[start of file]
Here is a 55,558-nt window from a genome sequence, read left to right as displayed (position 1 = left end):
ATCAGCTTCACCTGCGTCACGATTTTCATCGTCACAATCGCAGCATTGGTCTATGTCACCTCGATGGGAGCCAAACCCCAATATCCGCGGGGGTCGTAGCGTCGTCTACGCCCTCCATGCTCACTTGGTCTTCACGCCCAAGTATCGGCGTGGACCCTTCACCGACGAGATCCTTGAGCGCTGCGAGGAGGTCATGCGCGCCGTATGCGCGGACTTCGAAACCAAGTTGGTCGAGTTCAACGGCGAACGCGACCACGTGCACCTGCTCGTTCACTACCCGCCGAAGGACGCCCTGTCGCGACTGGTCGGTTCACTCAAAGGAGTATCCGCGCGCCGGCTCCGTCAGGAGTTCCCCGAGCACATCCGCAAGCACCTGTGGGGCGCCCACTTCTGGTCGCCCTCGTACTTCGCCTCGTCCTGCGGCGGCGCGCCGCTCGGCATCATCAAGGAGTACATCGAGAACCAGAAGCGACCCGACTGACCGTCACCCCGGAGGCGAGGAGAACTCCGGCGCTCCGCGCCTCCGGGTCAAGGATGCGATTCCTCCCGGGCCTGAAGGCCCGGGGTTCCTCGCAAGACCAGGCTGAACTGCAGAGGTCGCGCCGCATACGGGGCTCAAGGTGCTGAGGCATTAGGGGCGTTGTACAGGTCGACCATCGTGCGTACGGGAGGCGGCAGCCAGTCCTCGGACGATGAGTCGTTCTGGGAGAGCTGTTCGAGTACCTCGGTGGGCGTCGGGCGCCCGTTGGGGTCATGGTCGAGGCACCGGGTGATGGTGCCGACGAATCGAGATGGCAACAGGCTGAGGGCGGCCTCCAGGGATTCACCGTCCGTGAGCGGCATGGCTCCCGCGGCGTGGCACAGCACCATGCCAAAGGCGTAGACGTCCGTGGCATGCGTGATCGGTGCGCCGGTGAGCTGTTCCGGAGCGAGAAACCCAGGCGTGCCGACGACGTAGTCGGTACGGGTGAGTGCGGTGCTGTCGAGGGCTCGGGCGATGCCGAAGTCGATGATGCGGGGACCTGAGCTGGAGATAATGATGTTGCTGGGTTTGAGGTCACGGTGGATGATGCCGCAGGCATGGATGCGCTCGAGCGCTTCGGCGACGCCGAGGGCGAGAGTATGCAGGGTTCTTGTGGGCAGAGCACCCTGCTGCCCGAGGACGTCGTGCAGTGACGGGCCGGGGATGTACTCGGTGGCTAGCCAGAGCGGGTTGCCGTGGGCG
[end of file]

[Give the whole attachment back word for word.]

Here is a 55,558-nt window from a genome sequence, read left to right as displayed (position 1 = left end):
ATCAGCTTCACCTGCGTCACGATTTTCATCGTCACAATCGCAGCATTGGTCTATGTCACCTCGATGGGAGCCAAACCCCAATATCCGCGGGGGTCGTAGCGTCGTCTACGCCCTCCATGCTCACTTGGTCTTCACGCCCAAGTATCGGCGTGGACCCTTCACCGACGAGATCCTTGAGCGCTGCGAGGAGGTCATGCGCGCCGTATGCGCGGACTTCGAAACCAAGTTGGTCGAGTTCAACGGCGAACGCGACCACGTGCACCTGCTCGTTCACTACCCGCCGAAGGACGCCCTGTCGCGACTGGTCGGTTCACTCAAAGGAGTATCCGCGCGCCGGCTCCGTCAGGAGTTCCCCGAGCACATCCGCAAGCACCTGTGGGGCGCCCACTTCTGGTCGCCCTCGTACTTCGCCTCGTCCTGCGGCGGCGCGCCGCTCGGCATCATCAAGGAGTACATCGAGAACCAGAAGCGACCCGACTGACCGTCACCCCGGAGGCGAGGAGAACTCCGGCGCTCCGCGCCTCCGGGTCAAGGATGCGATTCCTCCCGGGCCTGAAGGCCCGGGGTTCCTCGCAAGACCAGGCTGAACTGCAGAGGTCGCGCCGCATACGGGGCTCAAGGTGCTGAGGCATTAGGGGCGTTGTACAGGTCGACCATCGTGCGTACGGGAGGCGGCAGCCAGTCCTCGGACGATGAGTCGTTCTGGGAGAGCTGTTCGAGTACCTCGGTGGGCGTCGGGCGCCCGTTGGGGTCATGGTCGAGGCACCGGGTGATGGTGCCGACGAATCGAGATGGCAACAGGCTGAGGGCGGCCTCCAGGGATTCACCGTCCGTGAGCGGCATGGCTCCCGCGGCGTGGCACAGCACCATGCCAAAGGCGTAGACGTCCGTGGCATGCGTGATCGGTGCGCCGGTGAGCTGTTCCGGAGCGAGAAACCCAGGCGTGCCGACGACGTAGTCGGTACGGGTGAGTGCGGTGCTGTCGAGGGCTCGGGCGATGCCGAAGTCGATGATGCGGGGACCTGAGCTGGAGATAATGATGTTGCTGGGTTTGAGGTCACGGTGGATGATGCCGCAGGCATGGATGCGCTCGAGCGCTTCGGCGACGCCGAGGGCGAGAGTATGCAGGGTTCTTGTGGGCAGAGCACCCTGCTGCCCGAGGACGTCGTGCAGTGACGGGCCGGGGATGTACTCGGTGGCTAGCCAGAGCGGGTTGCCGTGGGCG